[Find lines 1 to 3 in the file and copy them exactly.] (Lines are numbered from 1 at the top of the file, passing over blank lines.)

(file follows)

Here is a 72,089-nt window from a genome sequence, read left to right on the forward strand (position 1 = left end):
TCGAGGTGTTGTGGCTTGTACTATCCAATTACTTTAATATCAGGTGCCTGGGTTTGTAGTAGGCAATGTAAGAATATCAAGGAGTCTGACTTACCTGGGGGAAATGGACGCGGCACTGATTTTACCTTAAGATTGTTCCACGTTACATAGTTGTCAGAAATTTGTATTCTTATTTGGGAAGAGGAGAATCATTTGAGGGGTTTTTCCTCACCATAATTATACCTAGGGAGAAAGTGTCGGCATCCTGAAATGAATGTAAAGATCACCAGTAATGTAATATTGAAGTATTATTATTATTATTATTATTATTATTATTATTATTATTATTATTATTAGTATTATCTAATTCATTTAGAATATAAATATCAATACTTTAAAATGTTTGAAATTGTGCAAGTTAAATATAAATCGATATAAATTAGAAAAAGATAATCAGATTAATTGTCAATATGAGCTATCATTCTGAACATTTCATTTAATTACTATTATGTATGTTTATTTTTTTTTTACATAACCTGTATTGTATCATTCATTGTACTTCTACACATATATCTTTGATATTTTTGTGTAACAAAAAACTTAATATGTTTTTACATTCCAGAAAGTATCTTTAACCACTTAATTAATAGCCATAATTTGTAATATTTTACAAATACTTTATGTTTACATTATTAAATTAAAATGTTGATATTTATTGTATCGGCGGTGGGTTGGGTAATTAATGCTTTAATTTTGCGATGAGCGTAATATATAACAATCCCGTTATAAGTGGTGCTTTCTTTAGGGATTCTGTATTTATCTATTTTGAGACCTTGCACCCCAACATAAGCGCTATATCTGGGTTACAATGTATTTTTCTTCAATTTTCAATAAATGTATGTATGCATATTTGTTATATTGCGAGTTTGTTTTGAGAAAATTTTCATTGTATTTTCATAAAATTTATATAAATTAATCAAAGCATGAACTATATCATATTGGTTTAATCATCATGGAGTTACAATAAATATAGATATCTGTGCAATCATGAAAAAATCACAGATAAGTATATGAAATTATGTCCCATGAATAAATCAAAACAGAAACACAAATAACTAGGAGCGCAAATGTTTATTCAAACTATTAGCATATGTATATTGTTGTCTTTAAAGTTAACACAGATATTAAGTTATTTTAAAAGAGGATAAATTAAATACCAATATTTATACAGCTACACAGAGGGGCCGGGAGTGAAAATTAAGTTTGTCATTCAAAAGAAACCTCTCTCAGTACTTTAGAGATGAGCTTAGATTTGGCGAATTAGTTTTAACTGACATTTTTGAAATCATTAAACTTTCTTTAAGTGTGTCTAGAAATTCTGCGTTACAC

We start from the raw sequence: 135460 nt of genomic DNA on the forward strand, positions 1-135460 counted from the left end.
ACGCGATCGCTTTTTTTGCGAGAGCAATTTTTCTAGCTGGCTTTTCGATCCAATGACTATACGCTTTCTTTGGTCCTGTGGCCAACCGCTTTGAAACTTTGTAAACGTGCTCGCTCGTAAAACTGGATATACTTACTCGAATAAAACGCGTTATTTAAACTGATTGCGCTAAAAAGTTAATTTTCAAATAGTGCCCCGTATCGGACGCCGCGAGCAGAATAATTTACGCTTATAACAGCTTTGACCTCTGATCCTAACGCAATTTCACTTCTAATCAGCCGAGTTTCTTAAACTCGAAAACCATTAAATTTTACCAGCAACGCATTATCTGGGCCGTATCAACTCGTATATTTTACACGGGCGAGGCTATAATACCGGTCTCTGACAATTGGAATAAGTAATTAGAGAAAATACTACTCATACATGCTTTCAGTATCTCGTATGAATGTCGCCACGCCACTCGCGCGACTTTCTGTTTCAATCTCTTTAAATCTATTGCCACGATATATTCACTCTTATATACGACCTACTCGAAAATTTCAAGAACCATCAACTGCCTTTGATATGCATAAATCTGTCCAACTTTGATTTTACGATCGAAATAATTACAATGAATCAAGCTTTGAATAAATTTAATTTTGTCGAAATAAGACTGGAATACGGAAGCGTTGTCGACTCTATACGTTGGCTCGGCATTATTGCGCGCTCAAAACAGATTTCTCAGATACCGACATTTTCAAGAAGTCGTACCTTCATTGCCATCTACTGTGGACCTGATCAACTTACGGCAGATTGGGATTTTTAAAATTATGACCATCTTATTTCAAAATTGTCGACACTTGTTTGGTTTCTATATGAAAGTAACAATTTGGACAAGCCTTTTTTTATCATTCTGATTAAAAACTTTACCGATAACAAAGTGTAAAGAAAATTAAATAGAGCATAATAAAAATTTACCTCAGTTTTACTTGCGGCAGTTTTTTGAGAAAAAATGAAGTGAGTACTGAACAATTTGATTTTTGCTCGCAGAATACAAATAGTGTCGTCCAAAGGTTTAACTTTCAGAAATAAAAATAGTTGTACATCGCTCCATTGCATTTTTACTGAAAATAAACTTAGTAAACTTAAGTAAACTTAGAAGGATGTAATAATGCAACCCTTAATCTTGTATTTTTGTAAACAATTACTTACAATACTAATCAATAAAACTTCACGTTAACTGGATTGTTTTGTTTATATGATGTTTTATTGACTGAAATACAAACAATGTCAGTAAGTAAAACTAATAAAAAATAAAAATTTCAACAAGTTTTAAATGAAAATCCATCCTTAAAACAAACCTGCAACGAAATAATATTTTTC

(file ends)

Here is a 72,089-nt window from a genome sequence, read left to right on the forward strand (position 1 = left end):
TCGAGGTGTTGTGGCTTGTACTATCCAATTACTTTAATATCAGGTGCCTGGGTTTGTAGTAGGCAATGTAAGAATATCAAGGAGTCTGACTTACCTGGGGGAAATGGACGCGGCACTGATTTTACCTTAAGATTGTTCCACGTTACATAGTTGTCAGAAATTTGTATTCTTATTTGGGAAGAGGAGAATCATTTGAGGGGTTTTTCCTCACCATAATTATACCTAGGGAGAAAGTGTCGGCATCCTGAAATGAATGTAAAGATCACCAGTAATGTAATATTGAAGTATTATTATTATTATTATTATTATTATTATTATTATTATTATTATTATTAGTATTATCTAATTCATTTAGAATATAAATATCAATACTTTAAAATGTTTGAAATTGTGCAAGTTAAATATAAATCGATATAAATTAGAAAAAGATAATCAGATTAATTGTCAATATGAGCTATCATTCTGAACATTTCATTTAATTACTATTATGTATGTTTATTTTTTTTTTACATAACCTGTATTGTATCATTCATTGTACTTCTACACATATATCTTTGATATTTTTGTGTAACAAAAAACTTAATATGTTTTTACATTCCAGAAAGTATCTTTAACCACTTAATTAATAGCCATAATTTGTAATATTTTACAAATACTTTATGTTTACATTATTAAATTAAAATGTTGATATTTATTGTATCGGCGGTGGGTTGGGTAATTAATGCTTTAATTTTGCGATGAGCGTAATATATAACAATCCCGTTATAAGTGGTGCTTTCTTTAGGGATTCTGTATTTATCTATTTTGAGACCTTGCACCCCAACATAAGCGCTATATCTGGGTTACAATGTATTTTTCTTCAATTTTCAATAAATGTATGTATGCATATTTGTTATATTGCGAGTTTGTTTTGAGAAAATTTTCATTGTATTTTCATAAAATTTATATAAATTAATCAAAGCATGAACTATATCATATTGGTTTAATCATCATGGAGTTACAATAAATATAGATATCTGTGCAATCATGAAAAAATCACAGATAAGTATATGAAATTATGTCCCATGAATAAATCAAAACAGAAACACAAATAACTAGGAGCGCAAATGTTTATTCAAACTATTAGCATATGTATATTGTTGTCTTTAAAGTTAACACAGATATTAAGTTATTTTAAAAGAGGATAAATTAAATACCAATATTTATACAGCTACACAGAGGGGCCGGGAGTGAAAATTAAGTTTGTCATTCAAAAGAAACCTCTCTCAGTACTTTAGAGATGAGCTTAGATTTGGCGAATTAGTTTTAACTGACATTTTTGAAATCATTAAACTTTCTTTAAGTGTGTCTAGAAATTCTGCGTTACAC

We start from the raw sequence: 135460 nt of genomic DNA on the forward strand, positions 1-135460 counted from the left end.